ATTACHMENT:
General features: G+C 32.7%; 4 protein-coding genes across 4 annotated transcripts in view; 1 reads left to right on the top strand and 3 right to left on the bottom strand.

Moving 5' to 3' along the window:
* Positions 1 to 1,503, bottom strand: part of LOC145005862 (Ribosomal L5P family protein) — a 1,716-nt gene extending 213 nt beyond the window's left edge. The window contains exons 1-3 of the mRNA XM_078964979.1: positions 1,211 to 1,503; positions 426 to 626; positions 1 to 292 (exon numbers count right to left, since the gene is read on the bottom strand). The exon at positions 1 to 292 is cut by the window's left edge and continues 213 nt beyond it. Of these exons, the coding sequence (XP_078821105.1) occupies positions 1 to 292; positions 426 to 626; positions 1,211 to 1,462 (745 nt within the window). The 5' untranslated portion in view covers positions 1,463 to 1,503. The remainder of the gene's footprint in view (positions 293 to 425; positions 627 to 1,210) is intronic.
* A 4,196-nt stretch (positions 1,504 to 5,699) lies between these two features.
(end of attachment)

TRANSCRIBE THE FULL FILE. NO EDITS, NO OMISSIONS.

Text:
General features: G+C 32.7%; 4 protein-coding genes across 4 annotated transcripts in view; 1 reads left to right on the top strand and 3 right to left on the bottom strand.

Moving 5' to 3' along the window:
* Positions 1 to 1,503, bottom strand: part of LOC145005862 (Ribosomal L5P family protein) — a 1,716-nt gene extending 213 nt beyond the window's left edge. The window contains exons 1-3 of the mRNA XM_078964979.1: positions 1,211 to 1,503; positions 426 to 626; positions 1 to 292 (exon numbers count right to left, since the gene is read on the bottom strand). The exon at positions 1 to 292 is cut by the window's left edge and continues 213 nt beyond it. Of these exons, the coding sequence (XP_078821105.1) occupies positions 1 to 292; positions 426 to 626; positions 1,211 to 1,462 (745 nt within the window). The 5' untranslated portion in view covers positions 1,463 to 1,503. The remainder of the gene's footprint in view (positions 293 to 425; positions 627 to 1,210) is intronic.
* A 4,196-nt stretch (positions 1,504 to 5,699) lies between these two features.